By Roger Kolb
The paths to expertise are many, but they usually originate at a place called youthful experience.
That went through my head the other day as I sat in the living room of Highland Avenue's Jim Campano. Campano, a self-described street guy who's more likely to know the definition of "sowsky" than "syzygy," is an expert on something you wouldn't figure him for in a million years. But an expert he is, someone whose views are eagerly sought in private conversation, on college campuses and by nationwide political action groups.
Campano is an authority on the phenomenon known by the legal and not particularly grammatical phrase, "eminent domain." As I understand it, the term originated in the Middle Ages. Before legislation became the responsibility of parliaments and congresses, the king was the preeminent institution in the land, and the entire country was his personal domain. If His Excellency coveted your property badly enough, you, your spouse, kids, pigs and chickens would soon find yourselves out on the street. But with the slow growth of democracy and individual property rights, that changed. The U.S. Constitution, for one, guaranteed property rights and declared that property could only be taken away from the citizen after "due process of law." As interpreted by the courts, the state had to have a compelling reason to purchase your house or business, and the reason had to take the form of a desperately needed public works project - road, bridge or school - from which everyone could theoretically benefit.
"All that changed in 1954," said Campano, "in the Supreme Court decision Berman vs. Parker." A Pandora's box was opened, one that our founding fathers would have abhorred, he continued, "when the court changed one little word in its definition of "eminent domain." It changed the phrase "public use" to "public purpose." And a few years after that, "public purpose" became "public benefit." "Public benefit" has meant that a local government can take property away from one private home or business owner and give it to another."
"Why would it do that?" I asked.
"The mayor, either to keep a campaign promise or because he faces re-election, has to keep property taxes down. He studies your street and learns that you and your neighbors' annual tax bill, combined, is $98,000. Hell, ninety-eight grand is chicken feed compared to what the city could get if your street had a Wal-Mart and a Home Depot on it. Next, someone from City Hall walks up and down your block and notices that number 12 has paint peeling off and that number 28 has a lot of junk thrown around in the driveway. He recommends to the mayor that your street be declared blighted - "blight" being a word you hear a lot in eminent domain discussions. The city publishes a tiny announcement in some section of the local newspaper no one ever reads. It says that your street, now a slum, is being taken and that everyone has to be out by July 1. A few weeks later, an official from City Hall knocks on your door and reminds you that you have exactly one month to vacate. Then he says the city is prepared to pay you $25,000 for the house or business you probably could get $300,000 for on the open market."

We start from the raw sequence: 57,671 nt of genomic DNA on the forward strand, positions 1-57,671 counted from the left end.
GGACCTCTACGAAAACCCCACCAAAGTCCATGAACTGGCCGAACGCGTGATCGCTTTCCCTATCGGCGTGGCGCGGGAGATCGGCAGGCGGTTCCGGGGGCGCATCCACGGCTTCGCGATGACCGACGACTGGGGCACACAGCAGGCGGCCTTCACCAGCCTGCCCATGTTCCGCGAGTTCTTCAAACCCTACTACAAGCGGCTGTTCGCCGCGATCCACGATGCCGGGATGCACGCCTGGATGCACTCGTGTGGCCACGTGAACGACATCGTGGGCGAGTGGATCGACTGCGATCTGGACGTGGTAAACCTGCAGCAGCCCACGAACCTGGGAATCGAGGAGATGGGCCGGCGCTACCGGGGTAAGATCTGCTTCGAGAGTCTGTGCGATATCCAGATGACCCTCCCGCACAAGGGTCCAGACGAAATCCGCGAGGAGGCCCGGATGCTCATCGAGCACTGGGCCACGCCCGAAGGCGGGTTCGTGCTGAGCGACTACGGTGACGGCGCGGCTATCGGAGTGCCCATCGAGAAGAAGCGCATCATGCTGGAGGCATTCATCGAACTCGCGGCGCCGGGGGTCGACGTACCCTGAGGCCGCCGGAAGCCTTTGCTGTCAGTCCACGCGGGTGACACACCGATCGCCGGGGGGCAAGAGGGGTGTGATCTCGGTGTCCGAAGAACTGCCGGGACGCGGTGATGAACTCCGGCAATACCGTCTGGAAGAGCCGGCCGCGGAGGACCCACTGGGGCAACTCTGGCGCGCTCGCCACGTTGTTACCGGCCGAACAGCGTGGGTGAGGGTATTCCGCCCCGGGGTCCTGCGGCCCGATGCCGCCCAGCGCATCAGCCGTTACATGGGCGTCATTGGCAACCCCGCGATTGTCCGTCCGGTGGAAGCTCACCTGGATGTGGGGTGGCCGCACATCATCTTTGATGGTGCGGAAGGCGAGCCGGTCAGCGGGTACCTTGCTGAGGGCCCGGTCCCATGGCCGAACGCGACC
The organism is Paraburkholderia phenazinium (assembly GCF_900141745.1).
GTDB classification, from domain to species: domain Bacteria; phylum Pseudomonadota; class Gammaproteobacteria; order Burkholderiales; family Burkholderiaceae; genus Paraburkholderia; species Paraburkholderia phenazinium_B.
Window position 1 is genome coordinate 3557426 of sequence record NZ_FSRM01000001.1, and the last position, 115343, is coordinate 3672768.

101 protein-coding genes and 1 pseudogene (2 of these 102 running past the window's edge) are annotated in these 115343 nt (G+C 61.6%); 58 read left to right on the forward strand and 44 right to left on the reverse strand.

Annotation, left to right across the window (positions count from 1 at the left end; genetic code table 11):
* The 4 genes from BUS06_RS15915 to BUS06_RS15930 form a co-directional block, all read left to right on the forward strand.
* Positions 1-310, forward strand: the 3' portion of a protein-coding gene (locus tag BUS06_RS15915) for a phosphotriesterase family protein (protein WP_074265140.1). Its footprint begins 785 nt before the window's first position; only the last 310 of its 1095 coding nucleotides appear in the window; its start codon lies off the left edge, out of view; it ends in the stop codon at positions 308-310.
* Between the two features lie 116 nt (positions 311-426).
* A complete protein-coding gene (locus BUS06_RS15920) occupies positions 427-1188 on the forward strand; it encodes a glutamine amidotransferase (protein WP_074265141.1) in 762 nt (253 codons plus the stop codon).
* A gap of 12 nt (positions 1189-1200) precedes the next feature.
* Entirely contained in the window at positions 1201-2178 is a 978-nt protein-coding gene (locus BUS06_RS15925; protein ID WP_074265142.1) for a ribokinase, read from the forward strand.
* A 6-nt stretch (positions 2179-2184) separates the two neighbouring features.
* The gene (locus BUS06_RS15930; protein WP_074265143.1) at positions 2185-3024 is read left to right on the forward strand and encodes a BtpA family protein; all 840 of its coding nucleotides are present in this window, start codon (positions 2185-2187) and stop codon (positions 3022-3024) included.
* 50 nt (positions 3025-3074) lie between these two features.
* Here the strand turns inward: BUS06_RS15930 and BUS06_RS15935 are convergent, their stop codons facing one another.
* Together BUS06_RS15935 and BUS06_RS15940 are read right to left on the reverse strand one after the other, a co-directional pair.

Campano is himself a victim of eminent domain. He was a teenager in Boston's West End in 1958 when, four years after the Berman vs. Parker ruling, the entire neighborhood was gutted to make way for privately owned Charles River Park.
"Surely the situation you describe," I said to him incredulously, "doesn't happen in the United States."
"That's what Don Hewitt, the producer of '60 Minutes,' said two years ago," Campano observed. "In Lakewood, Ohio, the mayor was trying to kick residents out of a lovely neighborhood to make way for luxury condos. An anti-"public benefit" activist from the Institute for Justice made phone call after phone call to '60 Minutes,' but no one would pay any attention to him. Finally, he got through to Hewitt himself, who said he was shocked to find out that this could go on in the U.S."
"'60 Minutes,'" Campano continued, "ended up doing a story about it, a story that woke a lot of people up. The mayor had declared the neighborhood blighted because a few houses had paint peeling off and because none had an attached garage. When the '60 Minutes' people pulled up in front of the mayor's house to interview her, guess what they found. The mayor lived in a house that had paint peeling off, and that didn't have an attached garage!"
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